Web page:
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Victory! OU Medical Center Ends Animal Use

The University of Oklahoma Medical Center just confirmed to PCRM that it has stopped killing goats in its trauma training course and now employs nonanimal training methods. But sheep at Massachusetts General Hospital still need your help. Despite thousands of messages from people like you, the hospital killed sheep in its trauma training course this May. Help us end animal use in all upcoming courses at the hospital.

sheepLast year, PCRM filed a complaint with the U.S. Department of Agriculture citing the University of Oklahoma (OU) Medical Center for violating the Animal Welfare Act by using goats in its Advanced Trauma Life Support (ATLS) course. After the complaint was filed, the medical center obtained the American College of Surgeons (ACS)-approved TraumaMan System simulator and is now using it—instead of animals.

OU Medical Center’s wise decision puts additional pressure on Massachusetts General, which recently used and killed sheep in its ATLS course.

“The current use of live sheep is a violation of the Animal Welfare Act because educationally equivalent nonanimal training methods exist,” wrote PCRM cardiologist John Pippin, M.D., in a formal request asking Massachusetts General’s Subcommittee on Research Animal Care to deny the use of animals in the hospital’s ATLS course.

The Animal Welfare Act’s implementing regulations “require that a principal investigator—including course instructors—consider alternatives to procedures that may cause more than momentary or slight pain or distress to any animal used for research purposes.”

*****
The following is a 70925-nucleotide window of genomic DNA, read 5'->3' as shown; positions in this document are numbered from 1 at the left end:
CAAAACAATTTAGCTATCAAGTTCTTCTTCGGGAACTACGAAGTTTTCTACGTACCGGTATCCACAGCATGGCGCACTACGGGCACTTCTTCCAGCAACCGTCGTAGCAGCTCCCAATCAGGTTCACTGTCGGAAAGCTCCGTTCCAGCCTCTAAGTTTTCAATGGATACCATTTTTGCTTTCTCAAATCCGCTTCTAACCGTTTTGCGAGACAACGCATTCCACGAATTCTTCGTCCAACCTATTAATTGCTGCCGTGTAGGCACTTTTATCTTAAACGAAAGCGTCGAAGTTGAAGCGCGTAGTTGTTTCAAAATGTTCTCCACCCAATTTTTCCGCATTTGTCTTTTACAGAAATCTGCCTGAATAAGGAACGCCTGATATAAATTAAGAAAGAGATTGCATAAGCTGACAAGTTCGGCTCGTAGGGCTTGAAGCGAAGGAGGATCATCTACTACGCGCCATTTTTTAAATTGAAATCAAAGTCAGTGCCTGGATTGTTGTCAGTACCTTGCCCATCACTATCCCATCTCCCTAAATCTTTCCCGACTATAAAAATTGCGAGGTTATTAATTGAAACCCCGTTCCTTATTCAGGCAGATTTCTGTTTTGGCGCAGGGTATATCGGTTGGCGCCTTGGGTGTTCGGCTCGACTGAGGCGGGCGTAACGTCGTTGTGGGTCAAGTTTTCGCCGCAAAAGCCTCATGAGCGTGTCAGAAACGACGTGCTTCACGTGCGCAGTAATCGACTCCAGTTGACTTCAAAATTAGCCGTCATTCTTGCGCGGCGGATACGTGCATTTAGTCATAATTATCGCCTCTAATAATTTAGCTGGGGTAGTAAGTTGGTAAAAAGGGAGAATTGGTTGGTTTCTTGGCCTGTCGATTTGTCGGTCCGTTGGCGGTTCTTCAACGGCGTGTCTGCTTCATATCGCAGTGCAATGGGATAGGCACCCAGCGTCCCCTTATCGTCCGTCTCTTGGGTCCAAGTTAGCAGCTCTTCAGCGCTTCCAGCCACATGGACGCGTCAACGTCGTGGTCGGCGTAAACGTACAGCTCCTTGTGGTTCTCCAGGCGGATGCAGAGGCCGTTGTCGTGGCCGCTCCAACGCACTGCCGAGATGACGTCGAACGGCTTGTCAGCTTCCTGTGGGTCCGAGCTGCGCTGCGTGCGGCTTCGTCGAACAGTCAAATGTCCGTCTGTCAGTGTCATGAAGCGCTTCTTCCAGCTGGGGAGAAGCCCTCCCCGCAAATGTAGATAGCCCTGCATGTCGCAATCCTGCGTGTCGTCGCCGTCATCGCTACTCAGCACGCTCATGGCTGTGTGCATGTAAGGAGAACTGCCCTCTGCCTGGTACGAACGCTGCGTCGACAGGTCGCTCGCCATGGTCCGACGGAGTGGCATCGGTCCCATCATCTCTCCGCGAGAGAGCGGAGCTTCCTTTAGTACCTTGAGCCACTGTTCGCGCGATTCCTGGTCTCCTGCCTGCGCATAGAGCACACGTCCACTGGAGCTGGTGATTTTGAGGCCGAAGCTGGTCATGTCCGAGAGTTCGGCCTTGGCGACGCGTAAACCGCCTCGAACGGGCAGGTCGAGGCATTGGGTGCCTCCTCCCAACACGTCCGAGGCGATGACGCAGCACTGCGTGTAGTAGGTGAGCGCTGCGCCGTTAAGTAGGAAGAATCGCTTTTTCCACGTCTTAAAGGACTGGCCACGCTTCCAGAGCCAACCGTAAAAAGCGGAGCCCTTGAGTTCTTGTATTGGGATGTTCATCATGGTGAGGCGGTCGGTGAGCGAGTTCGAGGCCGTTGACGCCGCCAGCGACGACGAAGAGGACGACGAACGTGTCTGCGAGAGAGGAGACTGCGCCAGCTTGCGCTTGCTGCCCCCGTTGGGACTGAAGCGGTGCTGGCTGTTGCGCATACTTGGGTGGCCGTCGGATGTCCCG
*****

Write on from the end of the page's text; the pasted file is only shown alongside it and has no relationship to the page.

Mass General already uses TraumaMan to teach ATLS procedures to medical students—but it needs to start using the animal-free method in all ATLS courses. When physicians take ATLS courses at Mass General, they insert tubes into the chests of live sheep and the animals’ tracheas are cut open. These procedures and others subject the sheep to the trauma of confinement, shipping, and preparation.

“Massachusetts General Hospital needs to catch up to the current standard of trauma training,” says Dr. Pippin. “Cutting into living animals is a substandard way to teach emergency procedures that will be used on humans. The course instructor already uses simulators to teach the same procedures also taught with live sheep. Massachusetts General should use state-of-the-art, nonanimal teaching methods, including human patient simulators, for all such trauma courses.”

The vast majority of U.S. ATLS courses—including Berkshire Medical Center in Pittsfield, Mass. and Beth Israel Hospital in Boston—use the TraumaMan System for ATLS surgical skills training.

ATLS courses teach procedures designed to respond to acute trauma injuries. These procedures include cricothyroidotomy (an incision in the neck to relieve an obstructed airway), pericardiocentesis (removing fluid from the sac that surrounds the heart), and chest tube insertion (draining blood, fluid, or air to allow the lung to fully expand). But teaching these procedures using animals is cruel and ineffective.

According to a study published in the November 2002 edition of the Journal of the American College of Surgeons, study participants misplaced 30.2 percent of cricothyroidotomies (emergency surgical airway) when performing the procedure on live animals compared with only 3.6 percent when using human cadavers. The ACS also previously approved the use of cadavers.

PCRM’s ongoing survey of ATLS programs in the United States and Canada has found that 188 of the 201 programs (more than 90 percent) that have responded exclusively use nonanimal models for instruction. The vast majority of those 189 programs exclusively use the TraumaMan System.

Contact Massachusetts General Hospital’s ATLS course instructor, Susan Briggs, M.D., today and politely ask her to end animal use in the institution’s ATLS program before the October course.



John Pippin, M.D
John Pippin, M.D


PCRM Online, June 2009

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